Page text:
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Mitral valve replacement due to Libman-Sacks endocarditis: lower limb cellulitis as a red herring
  1. Gerard Sexton1,
  2. Joseph McLoughlin2,
  3. Louise Burke3 and
  4. Kishore Doddakula2
  1. 1General Medicine, Mercy University Hospital, Cork, Ireland
  2. 2Cardiothoracic Surgery, Cork University Hospital Group, Cork, Ireland
  3. 3Pathology, Cork University Hospital Group, Cork, Ireland
  1. Correspondence to Gerard Sexton; gerardsexton{at}rcsi.ie

Abstract

A 56-year-old woman was admitted due to new ulceration and acute digital ischaemia on a background of chronic leg ulcers bilaterally. Vasculitis screening returned strongly positive lupus anticoagulant levels and elevated anticardiolipin antibodies; these remained elevated at repeat testing. A diagnosis of antiphospholipid syndrome was made. Transthoracic echocardiogram identified a mitral valve lesion suggestive of vegetation and mild mitral valve regurgitation. Blood cultures taken throughout her inpatient admission were negative. Mechanical mitral valve replacement was performed 3 months later, and subsequent culture of the excised tissue returned as sterile. Histological examination showed no morphological signs of infective endocarditis.

  • vasculitis
  • cardiothoracic surgery

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Background

Libman sacks endocarditis (LSE) is a form of non-bacterial thrombotic endocarditis, which occurs in association with antiphospholipid syndrome (APLS) or systemic lupus erythematosus (SLE).1 It is characterised by sterile, verrucous vegetations, which preferentially affect the mitral valve, the aortic valve representing the main alternative focus of disease.2 3 While associated with increased risk of stroke, thromboembolism, infective endocarditis and valvular dysfunction, it is most often an asymptomatic manifestation of APLS or SLE.4–6 Here, we present a case of LSE in a woman with previously undiagnosed APLS, for which she required mitral valve Replacement (MVR).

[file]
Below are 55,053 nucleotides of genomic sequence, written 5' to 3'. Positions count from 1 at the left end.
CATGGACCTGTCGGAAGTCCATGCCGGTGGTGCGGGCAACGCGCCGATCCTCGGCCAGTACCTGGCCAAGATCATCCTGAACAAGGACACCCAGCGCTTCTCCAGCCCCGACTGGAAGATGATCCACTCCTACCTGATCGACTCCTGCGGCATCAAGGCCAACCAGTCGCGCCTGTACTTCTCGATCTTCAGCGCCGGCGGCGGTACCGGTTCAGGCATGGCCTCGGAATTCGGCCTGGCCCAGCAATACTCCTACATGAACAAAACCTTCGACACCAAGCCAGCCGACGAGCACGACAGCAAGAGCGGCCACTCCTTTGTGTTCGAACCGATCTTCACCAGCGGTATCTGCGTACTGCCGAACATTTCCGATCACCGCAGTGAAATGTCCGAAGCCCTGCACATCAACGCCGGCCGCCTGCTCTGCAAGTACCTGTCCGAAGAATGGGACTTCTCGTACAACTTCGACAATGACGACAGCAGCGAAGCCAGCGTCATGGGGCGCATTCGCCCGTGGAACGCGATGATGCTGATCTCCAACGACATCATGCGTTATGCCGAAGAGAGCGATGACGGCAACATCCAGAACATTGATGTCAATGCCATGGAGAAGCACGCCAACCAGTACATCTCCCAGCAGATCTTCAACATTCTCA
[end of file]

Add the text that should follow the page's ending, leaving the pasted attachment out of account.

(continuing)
Case presentation

A 56-year-old Irish woman was admitted to a tertiary institution due to new ulceration of her left foot and a painful, purple third toe on her right foot. Previous medical history was otherwise notable for chronic leg ulcers bilaterally, hypertension, a myocardial infarction with stent placement over 10 years previously, and MRSA positive skin swab cultures in the recent past. There was no history of rest pain or claudication. Social history revealed that she lived independently with her husband, was a non-smoker and had no history of intravenous drug use.

She was feverish to 38°, with other vitals within normal limits. On examination, there was a longstanding ulcer above the right medial malleolus, and another on the dorsum of the left foot, the latter of which had grown in size in the preceding days. There were also several smaller, superficial ulcers and surrounding cellulitis. The left leg was also quite swollen, hot and painful, with similar longstanding ulcers noted on the dorsum of the foot. The third toe of the right foot also showed some signs of ischaemic change; it was purple in colour and the skin was beginning to break down. Dorsalis pedis and posterior tibial pulses were palpable and of normal character on both lower limbs. There were violaceous papules located at the proximal interphalangeal joints on both feet consistent with livedo reticularis. Physical examination on the index admission, including cardiovascular examination, was otherwise unremarkable.

Investigations

White cell count and C reactive protein were 12.9×109 /L and 100 mg/L, respectively. Skin swabs taken grew staphylococcus aureus, and flucloxacillin and benzylpenicillin were commenced. Ankle-brachial pressure indices (ABPIs) performed as an outpatient some months prior were 1.14 bilaterally. Skin biopsies were taken from the edges of the ulcers and showed ulcerated skin only. Vasculitis screening was performed and returned strongly positive lupus anticoagulant levels, positive antinuclear antibody titers, negative anti-double-stranded DNA and elevated anticardiolipin antibodies (IgG >15 g/L, IgM 66 g/L); these remained elevated at repeat testing. CT angiography of the lower limbs was carried out and identified mild atherosclerotic disease of the posterior tibial arteries only.